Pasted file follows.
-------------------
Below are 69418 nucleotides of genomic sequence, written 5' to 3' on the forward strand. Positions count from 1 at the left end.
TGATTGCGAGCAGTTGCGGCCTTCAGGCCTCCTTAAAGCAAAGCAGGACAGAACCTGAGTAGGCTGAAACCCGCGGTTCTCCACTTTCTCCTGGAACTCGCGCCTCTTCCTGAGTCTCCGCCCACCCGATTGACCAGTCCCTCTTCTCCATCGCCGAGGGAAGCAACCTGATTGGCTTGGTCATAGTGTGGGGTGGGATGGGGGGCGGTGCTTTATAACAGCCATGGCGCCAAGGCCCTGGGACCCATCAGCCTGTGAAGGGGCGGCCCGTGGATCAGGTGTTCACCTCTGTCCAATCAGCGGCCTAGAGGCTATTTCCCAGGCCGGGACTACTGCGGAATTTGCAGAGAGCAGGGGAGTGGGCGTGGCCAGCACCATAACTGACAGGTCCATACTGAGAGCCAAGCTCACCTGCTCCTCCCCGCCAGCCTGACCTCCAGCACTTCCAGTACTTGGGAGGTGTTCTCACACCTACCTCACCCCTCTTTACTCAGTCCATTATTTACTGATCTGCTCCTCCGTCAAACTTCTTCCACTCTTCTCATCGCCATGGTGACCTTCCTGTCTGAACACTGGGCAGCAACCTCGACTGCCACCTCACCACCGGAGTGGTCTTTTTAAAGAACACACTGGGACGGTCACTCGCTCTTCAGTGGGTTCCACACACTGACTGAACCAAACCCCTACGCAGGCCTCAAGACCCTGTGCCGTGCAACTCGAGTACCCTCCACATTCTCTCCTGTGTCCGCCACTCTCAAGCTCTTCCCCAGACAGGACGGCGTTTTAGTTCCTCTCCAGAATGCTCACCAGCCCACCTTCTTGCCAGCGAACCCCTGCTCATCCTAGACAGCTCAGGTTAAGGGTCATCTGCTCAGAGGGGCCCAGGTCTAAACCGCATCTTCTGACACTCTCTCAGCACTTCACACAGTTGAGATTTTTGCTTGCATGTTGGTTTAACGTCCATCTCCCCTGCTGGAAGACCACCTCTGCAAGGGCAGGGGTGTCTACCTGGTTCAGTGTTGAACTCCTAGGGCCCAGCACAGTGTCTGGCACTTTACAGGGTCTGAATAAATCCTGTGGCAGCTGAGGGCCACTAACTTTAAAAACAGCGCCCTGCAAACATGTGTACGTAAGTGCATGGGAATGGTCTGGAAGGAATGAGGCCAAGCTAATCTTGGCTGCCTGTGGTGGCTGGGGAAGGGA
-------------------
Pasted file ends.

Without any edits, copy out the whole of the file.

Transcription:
Below are 69418 nucleotides of genomic sequence, written 5' to 3' on the forward strand. Positions count from 1 at the left end.
TGATTGCGAGCAGTTGCGGCCTTCAGGCCTCCTTAAAGCAAAGCAGGACAGAACCTGAGTAGGCTGAAACCCGCGGTTCTCCACTTTCTCCTGGAACTCGCGCCTCTTCCTGAGTCTCCGCCCACCCGATTGACCAGTCCCTCTTCTCCATCGCCGAGGGAAGCAACCTGATTGGCTTGGTCATAGTGTGGGGTGGGATGGGGGGCGGTGCTTTATAACAGCCATGGCGCCAAGGCCCTGGGACCCATCAGCCTGTGAAGGGGCGGCCCGTGGATCAGGTGTTCACCTCTGTCCAATCAGCGGCCTAGAGGCTATTTCCCAGGCCGGGACTACTGCGGAATTTGCAGAGAGCAGGGGAGTGGGCGTGGCCAGCACCATAACTGACAGGTCCATACTGAGAGCCAAGCTCACCTGCTCCTCCCCGCCAGCCTGACCTCCAGCACTTCCAGTACTTGGGAGGTGTTCTCACACCTACCTCACCCCTCTTTACTCAGTCCATTATTTACTGATCTGCTCCTCCGTCAAACTTCTTCCACTCTTCTCATCGCCATGGTGACCTTCCTGTCTGAACACTGGGCAGCAACCTCGACTGCCACCTCACCACCGGAGTGGTCTTTTTAAAGAACACACTGGGACGGTCACTCGCTCTTCAGTGGGTTCCACACACTGACTGAACCAAACCCCTACGCAGGCCTCAAGACCCTGTGCCGTGCAACTCGAGTACCCTCCACATTCTCTCCTGTGTCCGCCACTCTCAAGCTCTTCCCCAGACAGGACGGCGTTTTAGTTCCTCTCCAGAATGCTCACCAGCCCACCTTCTTGCCAGCGAACCCCTGCTCATCCTAGACAGCTCAGGTTAAGGGTCATCTGCTCAGAGGGGCCCAGGTCTAAACCGCATCTTCTGACACTCTCTCAGCACTTCACACAGTTGAGATTTTTGCTTGCATGTTGGTTTAACGTCCATCTCCCCTGCTGGAAGACCACCTCTGCAAGGGCAGGGGTGTCTACCTGGTTCAGTGTTGAACTCCTAGGGCCCAGCACAGTGTCTGGCACTTTACAGGGTCTGAATAAATCCTGTGGCAGCTGAGGGCCACTAACTTTAAAAACAGCGCCCTGCAAACATGTGTACGTAAGTGCATGGGAATGGTCTGGAAGGAATGAGGCCAAGCTAATCTTGGCTGCCTGTGGTGGCTGGGGAAGGGA